Former Oklahoma US Senator Jim Inhofe Dies at 89

Jacob Burg
By Jacob Burg
July 9, 2024Politics
Former Oklahoma US Senator Jim Inhofe Dies at 89
Rep. Jim Inhofe (R-Okla.), the top Republican on the Senate Armed Services Committee, in Washington on May 7, 2020. (Al Drago/Getty Images)

Former Sen. James Inhofe (R-Okla.), the longest-serving U.S. senator from Oklahoma and former member of the Senate Armed Services Committee, died on July 9 at the age of 89.

He died after suffering from a stroke over the July Fourth holiday, his family said in a statement.

The Senate GOP announced Mr. Inhofe’s death in a post on the platform X, calling the pilot and aviation advocate an “incredible leader and great man.”

Senate Minority Leader Mitch McConnell (R-Ky.) called Mr. Inhofe a “good friend.”

“For nearly three decades, the Senator for Oklahoma lived up to his unique and distinguished middle name: Jim was a Mountain of a man,” Mr. McConnell in a statement on his website, adding that Mr. Inhofe’s “diligent stewardship of massive infrastructure projects transformed life across the Heartland.”

“His relentless advocacy for American energy dominance unlocked new prosperity across the country. And his laser focus on growing and modernizing the U.S. military strengthened the security of the entire free world,” the GOP leader remarked.

Andrew Wheeler, former staff member for the senator and former Environmental Protection Agency Administrator, also posted on X.

“He was a devout Christian and family man. He was also devoted to his former staff, who he considered his extended family,” Mr. Wheeler wrote.

In 1991, Mr. Inhofe tested his pilot skills by flying around the world to retrace a route taken 60 years earlier by pilot Wiley Post.

Before being elected to the Senate in 1994, Mr. Inhofe served in the House of Representatives for eight years after serving as mayor of Tulsa, Oklahoma’s second-largest city.

He retired from the Senate in 2023 at age 88, after serving 28 years, citing long-term side effects from COVID-19.

Rep. Kevin Hern (R-Okla.) honored Mr. Inhofe in a statement on July 9, saying that he is keeping the late senator’s family in his prayers.

“Senator Jim Inhofe was a dear friend and mentor, a titan in Oklahoma, and a highly effective leader in D.C.,” Mr. Hern said.

“Jim spent his life in service to his country, both in uniform and in the halls of Congress. He will always be remembered as a fighter, especially for our military service members.”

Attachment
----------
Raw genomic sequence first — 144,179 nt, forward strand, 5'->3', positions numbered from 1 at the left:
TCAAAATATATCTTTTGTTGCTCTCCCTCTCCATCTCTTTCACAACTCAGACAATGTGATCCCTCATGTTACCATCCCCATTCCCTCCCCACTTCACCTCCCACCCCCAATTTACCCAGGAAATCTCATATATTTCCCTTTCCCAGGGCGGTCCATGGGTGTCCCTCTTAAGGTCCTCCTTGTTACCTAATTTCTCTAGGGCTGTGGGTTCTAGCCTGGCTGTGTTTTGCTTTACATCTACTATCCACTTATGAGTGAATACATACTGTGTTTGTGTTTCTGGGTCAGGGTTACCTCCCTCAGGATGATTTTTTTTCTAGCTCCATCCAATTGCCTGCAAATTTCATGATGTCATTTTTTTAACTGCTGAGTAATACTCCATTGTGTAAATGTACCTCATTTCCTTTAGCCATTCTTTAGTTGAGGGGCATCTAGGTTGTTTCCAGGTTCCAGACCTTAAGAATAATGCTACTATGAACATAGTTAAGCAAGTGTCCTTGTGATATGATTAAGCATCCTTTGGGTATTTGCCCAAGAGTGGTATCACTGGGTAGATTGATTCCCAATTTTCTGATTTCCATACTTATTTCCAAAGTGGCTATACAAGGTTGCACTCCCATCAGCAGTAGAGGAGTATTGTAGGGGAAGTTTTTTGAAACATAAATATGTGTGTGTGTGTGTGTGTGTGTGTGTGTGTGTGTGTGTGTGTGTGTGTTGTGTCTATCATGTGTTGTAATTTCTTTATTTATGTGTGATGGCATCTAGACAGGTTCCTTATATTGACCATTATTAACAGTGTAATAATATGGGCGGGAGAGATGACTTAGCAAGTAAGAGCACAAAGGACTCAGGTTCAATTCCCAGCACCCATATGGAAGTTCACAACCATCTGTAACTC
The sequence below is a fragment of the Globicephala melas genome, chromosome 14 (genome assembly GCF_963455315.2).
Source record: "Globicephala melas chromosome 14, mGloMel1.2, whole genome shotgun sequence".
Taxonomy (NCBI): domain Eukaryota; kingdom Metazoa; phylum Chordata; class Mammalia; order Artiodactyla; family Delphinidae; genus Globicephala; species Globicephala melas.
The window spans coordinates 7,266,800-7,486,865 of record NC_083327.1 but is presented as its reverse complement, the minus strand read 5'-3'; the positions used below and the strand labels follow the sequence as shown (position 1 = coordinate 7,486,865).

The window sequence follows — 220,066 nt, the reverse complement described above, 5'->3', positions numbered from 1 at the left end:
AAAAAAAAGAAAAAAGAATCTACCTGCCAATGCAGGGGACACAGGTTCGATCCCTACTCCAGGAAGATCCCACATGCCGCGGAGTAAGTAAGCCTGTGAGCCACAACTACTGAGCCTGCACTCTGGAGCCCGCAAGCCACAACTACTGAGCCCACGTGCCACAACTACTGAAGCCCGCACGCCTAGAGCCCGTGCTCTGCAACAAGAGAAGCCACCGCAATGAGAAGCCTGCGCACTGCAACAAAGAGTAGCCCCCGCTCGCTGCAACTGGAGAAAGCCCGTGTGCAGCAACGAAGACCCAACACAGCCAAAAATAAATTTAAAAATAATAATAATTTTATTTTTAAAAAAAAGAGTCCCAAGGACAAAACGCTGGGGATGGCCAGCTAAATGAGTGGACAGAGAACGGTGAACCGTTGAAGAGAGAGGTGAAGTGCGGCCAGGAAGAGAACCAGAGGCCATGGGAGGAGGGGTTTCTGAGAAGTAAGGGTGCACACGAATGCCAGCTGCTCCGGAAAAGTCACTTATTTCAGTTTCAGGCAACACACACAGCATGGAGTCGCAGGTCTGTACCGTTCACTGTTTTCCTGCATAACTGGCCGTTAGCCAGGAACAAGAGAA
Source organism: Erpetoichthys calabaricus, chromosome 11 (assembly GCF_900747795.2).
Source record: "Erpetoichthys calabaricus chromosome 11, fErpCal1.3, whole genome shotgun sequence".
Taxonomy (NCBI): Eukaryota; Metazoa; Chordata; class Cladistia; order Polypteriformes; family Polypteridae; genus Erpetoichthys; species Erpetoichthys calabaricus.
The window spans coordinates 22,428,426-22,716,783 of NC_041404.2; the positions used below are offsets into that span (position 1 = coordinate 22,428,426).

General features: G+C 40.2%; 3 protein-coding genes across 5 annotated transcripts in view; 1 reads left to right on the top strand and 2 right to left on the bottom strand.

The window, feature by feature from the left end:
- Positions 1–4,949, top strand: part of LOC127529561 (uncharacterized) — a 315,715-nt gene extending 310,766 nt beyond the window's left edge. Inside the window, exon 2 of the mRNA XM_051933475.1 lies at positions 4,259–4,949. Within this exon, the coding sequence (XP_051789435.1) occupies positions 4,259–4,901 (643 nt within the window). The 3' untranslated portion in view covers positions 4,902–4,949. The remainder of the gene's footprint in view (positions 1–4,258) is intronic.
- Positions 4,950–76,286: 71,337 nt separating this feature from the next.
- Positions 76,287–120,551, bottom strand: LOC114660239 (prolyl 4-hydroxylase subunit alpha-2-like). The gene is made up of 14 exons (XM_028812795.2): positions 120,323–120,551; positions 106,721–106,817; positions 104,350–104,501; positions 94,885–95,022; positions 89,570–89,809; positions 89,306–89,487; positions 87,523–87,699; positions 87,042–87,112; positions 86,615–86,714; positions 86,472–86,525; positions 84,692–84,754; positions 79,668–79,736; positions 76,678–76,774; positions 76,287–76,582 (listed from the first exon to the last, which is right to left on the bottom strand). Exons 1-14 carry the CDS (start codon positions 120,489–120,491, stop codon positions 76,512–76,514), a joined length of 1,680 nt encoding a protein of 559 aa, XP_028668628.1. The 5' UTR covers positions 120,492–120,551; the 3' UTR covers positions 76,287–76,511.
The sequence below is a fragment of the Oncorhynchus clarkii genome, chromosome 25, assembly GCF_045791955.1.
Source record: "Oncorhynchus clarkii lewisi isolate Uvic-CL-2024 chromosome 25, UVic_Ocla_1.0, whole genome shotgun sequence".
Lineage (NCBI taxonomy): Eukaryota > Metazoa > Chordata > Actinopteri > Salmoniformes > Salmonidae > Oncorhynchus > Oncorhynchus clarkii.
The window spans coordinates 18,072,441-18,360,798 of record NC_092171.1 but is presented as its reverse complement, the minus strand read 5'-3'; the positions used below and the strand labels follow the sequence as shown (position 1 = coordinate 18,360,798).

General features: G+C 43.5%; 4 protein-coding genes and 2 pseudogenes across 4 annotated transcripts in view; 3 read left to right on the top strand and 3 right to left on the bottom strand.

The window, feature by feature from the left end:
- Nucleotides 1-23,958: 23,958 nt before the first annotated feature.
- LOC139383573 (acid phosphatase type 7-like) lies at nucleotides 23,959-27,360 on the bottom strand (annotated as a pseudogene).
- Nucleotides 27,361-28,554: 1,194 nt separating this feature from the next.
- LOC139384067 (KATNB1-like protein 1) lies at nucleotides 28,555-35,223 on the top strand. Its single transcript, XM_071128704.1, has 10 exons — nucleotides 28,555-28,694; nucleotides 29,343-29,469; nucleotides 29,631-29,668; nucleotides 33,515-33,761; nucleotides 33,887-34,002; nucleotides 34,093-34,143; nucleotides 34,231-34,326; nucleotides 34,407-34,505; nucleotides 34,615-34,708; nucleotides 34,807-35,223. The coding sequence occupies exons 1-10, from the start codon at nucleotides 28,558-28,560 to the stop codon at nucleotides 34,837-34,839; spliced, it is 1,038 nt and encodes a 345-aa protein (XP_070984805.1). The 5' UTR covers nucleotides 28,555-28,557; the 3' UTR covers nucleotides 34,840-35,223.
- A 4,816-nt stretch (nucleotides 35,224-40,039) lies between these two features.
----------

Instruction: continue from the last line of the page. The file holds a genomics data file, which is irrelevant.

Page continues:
Mr. Hern added that he, along with fellow Oklahomans and the senator’s family and friends, will “mourn the loss of a great man.”

When Mr. Inhofe first announced his retirement from the Senate in 2022, the Aircraft Owners and Pilots Association (AOPA) issued a news release honoring the nearly three-decade-long senator, citing his “significant” contributions to general aviation.

The senator was born in Des Moines, Iowa, on Nov. 17, 1934, but grew up in Tulsa, where he became mayor in 1978 and held the office for three terms until 1984.

He served in the Army between 1956 and 1958, before earning a bachelor’s degree in economics from the University of Tulsa in 1959.

The senator’s political career began with his election to the Oklahoma state House in 1966. Two years later, he won a seat in the state Senate and unsuccessfully ran for governor in 1974 and the U.S. House of Representatives in 1976.

Mr. Inhofe was finally elected to the House of Representatives in 1986, representing Oklahoma’s First District until 1994. When former Sen. David Boren (D-Okla.) resigned to serve as president of the University of Oklahoma, Mr. Inhofe ran to replace Mr. Boren in a 1994 special election, defeating Rep. David McCurdy (D-Okla.).

The aviation advocate ran for his first full term in the Senate in 1996 and was reelected again in 2002, 2008, 2014, and 2020.

While serving as Oklahoma’s senior senator, Mr. Inhofe supported the state’s five military installations and often flew himself back and forth to Washington for Senate business. He also advocated for using federal money to fund local road and bridge projects.

Sen. Mitt Romney (R-Utah) also memorialized his former Senate colleague in a post on X, saying he was “grateful” to serve alongside Mr. Inhofe.

“Jim Inhofe was a dedicated public servant, and his leadership as chairman of the Armed Services Committee was key to advancing our national defense,” Mr. Romney said.

The Associated Press and Reuters contributed to this report.

From The Epoch Times